As with assessment and evaluation, there are many options for NAC enforcement. In fact, this may be the most diverse area for NAC options! These options fall into four categories, based on where they are in the network. We’ll start at the edge of the network and move in.
Endpoint - With endpoint enforcement, the device that’s requesting network access does the enforcement. Isn’t that sort of like having the fox guard the henhouse? Yes and no. Certainly, if a machine is infected or malicious, it won’t prevent itself from doing bad things. But some customers are only concerned with keeping the healthy machines healthy. They consider infected machines a lost cause. Even if this is a bit too loosey-goosey for you, endpoint enforcement can play an important role in NAC. That is self-protection. If a machine is found to be vulnerable (maybe down-rev on its patches), it should put up its shields until it can be repaired. So endpoint enforcement can play an important role in any NAC system.
Network Edge - Probably the most common place to do NAC enforcement is at the network edge. Some systems use 802.1X, others use SNMP or CLI to control switches. VPN gateway enforcement also falls into this category. Whatever the technology, the idea is to enforce access controls at the edge of the network. This is great for security. Infected machines and unauthorized users can be completely blocked from the network or restricted to a quarantine area. The main down side is that this requires lots of enforcement points which can be expensive (but may not be, if you can use your current switches and wireless Access Points).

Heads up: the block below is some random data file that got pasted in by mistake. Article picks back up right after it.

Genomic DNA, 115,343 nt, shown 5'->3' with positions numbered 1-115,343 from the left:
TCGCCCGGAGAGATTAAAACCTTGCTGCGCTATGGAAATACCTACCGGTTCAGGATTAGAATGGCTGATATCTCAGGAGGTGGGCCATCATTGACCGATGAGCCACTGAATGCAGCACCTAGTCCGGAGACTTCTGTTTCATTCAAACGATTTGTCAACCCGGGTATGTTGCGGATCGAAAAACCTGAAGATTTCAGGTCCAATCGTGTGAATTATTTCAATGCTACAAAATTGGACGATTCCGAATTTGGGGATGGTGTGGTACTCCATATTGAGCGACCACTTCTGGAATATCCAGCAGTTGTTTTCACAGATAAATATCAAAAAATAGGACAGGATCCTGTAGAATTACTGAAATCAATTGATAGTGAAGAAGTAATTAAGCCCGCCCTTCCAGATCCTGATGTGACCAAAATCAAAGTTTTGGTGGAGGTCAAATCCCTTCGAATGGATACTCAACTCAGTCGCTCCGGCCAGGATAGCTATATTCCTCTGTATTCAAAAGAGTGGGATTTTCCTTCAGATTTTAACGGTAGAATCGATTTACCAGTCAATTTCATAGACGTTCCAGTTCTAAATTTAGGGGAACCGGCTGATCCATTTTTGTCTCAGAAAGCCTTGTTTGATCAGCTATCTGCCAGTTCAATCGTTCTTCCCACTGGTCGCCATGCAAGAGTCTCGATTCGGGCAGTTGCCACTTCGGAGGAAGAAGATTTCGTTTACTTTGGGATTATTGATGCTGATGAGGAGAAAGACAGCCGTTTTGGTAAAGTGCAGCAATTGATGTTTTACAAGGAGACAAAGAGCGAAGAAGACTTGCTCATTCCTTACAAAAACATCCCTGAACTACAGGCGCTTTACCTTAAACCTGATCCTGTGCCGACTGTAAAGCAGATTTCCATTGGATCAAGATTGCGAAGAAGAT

Peer - With peer enforcement, the endpoints on the network monitor each other. If they believe that one is acting up, they attack it with poisoned ARPs and other denial of service techniques. This approach has declined in popularity recently. I’m not surprised. To me, it sounds like you’re saving money by laying off the security guards and arming the employees!
Network Core - Doing enforcement at the core of the network can reduce costs but it also reduces security. An infected device or malicious user can attack other systems on the edge of the network. Only when they try to cross the network core will they be stopped.
Data Center / Server - If you can’t afford edge enforcement, data center enforcement may be your best choice. You can roll out NAC gradually by placing enforcement points in front of your most critical resources and then adding more enforcement points over time. If you’re into deperimeterization, you’ll love this approach.
Blended - Many vendors and customers combine several enforcement options. This can give you the best of all: the strong security of edge enforcement, the necessary self-protection of endpoint enforcement, etc.
No enforcement - A surprising number of customers are deploying NAC with no enforcement. They gain insight into who’s accessing what from what devices and how healthy those devices are. Actually, I recommend no enforcement as the first step in any NAC deployment. Learn what’s happening on your network. Then warn people who are out of compliance. Once your compliance rate is high, then you can turn on enforcement without risking a nightmare.
What do you think of these different enforcement approaches? What’s working for you (or not)? Add a comment and let me know.